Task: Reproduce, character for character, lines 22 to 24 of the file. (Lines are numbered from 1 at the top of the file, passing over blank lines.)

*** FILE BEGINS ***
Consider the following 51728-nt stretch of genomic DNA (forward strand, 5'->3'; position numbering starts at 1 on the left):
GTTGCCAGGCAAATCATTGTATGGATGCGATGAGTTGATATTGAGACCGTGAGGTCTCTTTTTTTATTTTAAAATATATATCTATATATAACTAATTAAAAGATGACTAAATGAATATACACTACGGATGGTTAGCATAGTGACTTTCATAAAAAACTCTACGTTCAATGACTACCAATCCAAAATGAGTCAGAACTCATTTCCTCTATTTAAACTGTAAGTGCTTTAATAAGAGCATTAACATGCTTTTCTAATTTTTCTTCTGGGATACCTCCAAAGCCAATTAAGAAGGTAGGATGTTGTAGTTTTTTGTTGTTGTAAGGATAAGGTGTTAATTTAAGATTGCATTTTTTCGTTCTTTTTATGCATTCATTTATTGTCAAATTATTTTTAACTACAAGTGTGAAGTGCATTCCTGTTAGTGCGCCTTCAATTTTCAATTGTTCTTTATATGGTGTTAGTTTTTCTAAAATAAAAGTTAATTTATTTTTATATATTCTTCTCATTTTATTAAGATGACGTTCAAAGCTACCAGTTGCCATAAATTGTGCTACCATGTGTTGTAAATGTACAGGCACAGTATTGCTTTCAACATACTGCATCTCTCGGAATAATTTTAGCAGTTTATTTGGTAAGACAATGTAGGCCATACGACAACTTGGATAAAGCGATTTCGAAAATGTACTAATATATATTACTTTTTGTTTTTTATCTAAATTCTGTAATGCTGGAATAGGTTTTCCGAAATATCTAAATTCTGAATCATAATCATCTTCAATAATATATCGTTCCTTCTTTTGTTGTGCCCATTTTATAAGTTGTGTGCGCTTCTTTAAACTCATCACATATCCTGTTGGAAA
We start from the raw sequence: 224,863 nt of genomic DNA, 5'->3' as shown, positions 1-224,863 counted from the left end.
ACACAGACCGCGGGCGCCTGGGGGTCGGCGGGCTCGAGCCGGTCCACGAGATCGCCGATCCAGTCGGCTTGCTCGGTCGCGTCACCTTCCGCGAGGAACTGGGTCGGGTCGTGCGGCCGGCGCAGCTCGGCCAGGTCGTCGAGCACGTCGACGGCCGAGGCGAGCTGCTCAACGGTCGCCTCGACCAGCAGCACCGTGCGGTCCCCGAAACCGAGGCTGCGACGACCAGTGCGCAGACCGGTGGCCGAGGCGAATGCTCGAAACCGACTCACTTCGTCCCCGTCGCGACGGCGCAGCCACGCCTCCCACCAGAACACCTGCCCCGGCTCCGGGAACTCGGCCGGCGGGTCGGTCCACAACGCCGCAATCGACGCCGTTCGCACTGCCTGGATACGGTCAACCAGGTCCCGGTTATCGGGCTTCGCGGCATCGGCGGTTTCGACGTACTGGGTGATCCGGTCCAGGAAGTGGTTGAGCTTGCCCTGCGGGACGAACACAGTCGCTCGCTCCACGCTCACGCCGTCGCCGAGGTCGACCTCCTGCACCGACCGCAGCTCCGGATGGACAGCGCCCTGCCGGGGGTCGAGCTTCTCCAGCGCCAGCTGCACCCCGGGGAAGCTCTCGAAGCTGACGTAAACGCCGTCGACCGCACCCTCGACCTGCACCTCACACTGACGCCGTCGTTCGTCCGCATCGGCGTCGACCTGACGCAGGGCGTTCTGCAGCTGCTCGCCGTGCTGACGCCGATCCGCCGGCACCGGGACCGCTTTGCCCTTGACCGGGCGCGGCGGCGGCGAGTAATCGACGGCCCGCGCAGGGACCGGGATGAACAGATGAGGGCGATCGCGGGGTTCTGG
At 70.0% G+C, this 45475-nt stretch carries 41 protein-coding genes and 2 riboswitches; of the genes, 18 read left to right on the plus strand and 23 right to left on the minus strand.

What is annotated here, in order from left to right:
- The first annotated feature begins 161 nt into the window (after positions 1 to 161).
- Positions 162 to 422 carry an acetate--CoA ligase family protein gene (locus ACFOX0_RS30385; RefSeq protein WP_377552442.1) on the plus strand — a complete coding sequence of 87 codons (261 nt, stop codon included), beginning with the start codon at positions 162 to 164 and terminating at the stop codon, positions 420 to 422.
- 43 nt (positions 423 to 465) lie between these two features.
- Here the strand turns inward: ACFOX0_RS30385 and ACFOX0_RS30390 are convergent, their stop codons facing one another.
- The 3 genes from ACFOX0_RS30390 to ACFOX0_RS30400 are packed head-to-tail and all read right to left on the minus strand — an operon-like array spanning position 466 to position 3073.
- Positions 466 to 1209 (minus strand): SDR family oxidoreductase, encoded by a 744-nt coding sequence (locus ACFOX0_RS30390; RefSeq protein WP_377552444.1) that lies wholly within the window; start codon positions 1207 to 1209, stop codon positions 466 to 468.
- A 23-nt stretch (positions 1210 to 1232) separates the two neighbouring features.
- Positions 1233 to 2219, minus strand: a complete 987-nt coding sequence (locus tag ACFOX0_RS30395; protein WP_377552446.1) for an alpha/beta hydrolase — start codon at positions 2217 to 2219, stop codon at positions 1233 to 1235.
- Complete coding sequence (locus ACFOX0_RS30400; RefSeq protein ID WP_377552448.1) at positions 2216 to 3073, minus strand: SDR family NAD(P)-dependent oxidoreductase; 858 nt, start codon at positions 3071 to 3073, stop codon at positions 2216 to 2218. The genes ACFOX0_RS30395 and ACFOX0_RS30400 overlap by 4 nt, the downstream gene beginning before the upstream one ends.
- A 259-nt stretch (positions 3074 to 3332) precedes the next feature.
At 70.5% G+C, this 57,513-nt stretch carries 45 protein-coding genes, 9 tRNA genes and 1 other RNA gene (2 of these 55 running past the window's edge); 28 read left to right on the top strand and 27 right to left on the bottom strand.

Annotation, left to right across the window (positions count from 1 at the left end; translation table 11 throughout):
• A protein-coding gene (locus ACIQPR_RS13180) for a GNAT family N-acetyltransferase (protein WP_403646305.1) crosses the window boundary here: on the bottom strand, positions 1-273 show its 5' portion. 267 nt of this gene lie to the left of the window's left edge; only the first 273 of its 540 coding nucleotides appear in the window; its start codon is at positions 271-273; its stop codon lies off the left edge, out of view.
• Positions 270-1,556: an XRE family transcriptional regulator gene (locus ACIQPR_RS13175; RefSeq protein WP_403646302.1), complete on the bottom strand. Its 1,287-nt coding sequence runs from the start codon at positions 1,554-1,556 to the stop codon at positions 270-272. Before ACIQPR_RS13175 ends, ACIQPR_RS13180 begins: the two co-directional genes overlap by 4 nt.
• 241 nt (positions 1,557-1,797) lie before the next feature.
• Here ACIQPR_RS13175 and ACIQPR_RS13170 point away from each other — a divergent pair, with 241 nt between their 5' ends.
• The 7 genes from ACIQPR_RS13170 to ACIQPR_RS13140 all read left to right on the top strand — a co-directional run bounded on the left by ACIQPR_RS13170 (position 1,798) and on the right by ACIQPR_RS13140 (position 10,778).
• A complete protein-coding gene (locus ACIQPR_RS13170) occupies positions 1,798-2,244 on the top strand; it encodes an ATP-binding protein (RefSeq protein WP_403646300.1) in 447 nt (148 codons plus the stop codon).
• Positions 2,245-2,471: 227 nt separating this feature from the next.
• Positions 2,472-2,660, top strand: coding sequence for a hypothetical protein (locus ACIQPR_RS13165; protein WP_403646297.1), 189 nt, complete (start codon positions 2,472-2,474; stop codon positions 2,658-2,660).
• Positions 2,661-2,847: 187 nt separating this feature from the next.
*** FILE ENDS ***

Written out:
• Here ACIQPR_RS13175 and ACIQPR_RS13170 point away from each other — a divergent pair, with 241 nt between their 5' ends.
• The 7 genes from ACIQPR_RS13170 to ACIQPR_RS13140 all read left to right on the top strand — a co-directional run bounded on the left by ACIQPR_RS13170 (position 1,798) and on the right by ACIQPR_RS13140 (position 10,778).
• A complete protein-coding gene (locus ACIQPR_RS13170) occupies positions 1,798-2,244 on the top strand; it encodes an ATP-binding protein (RefSeq protein WP_403646300.1) in 447 nt (148 codons plus the stop codon).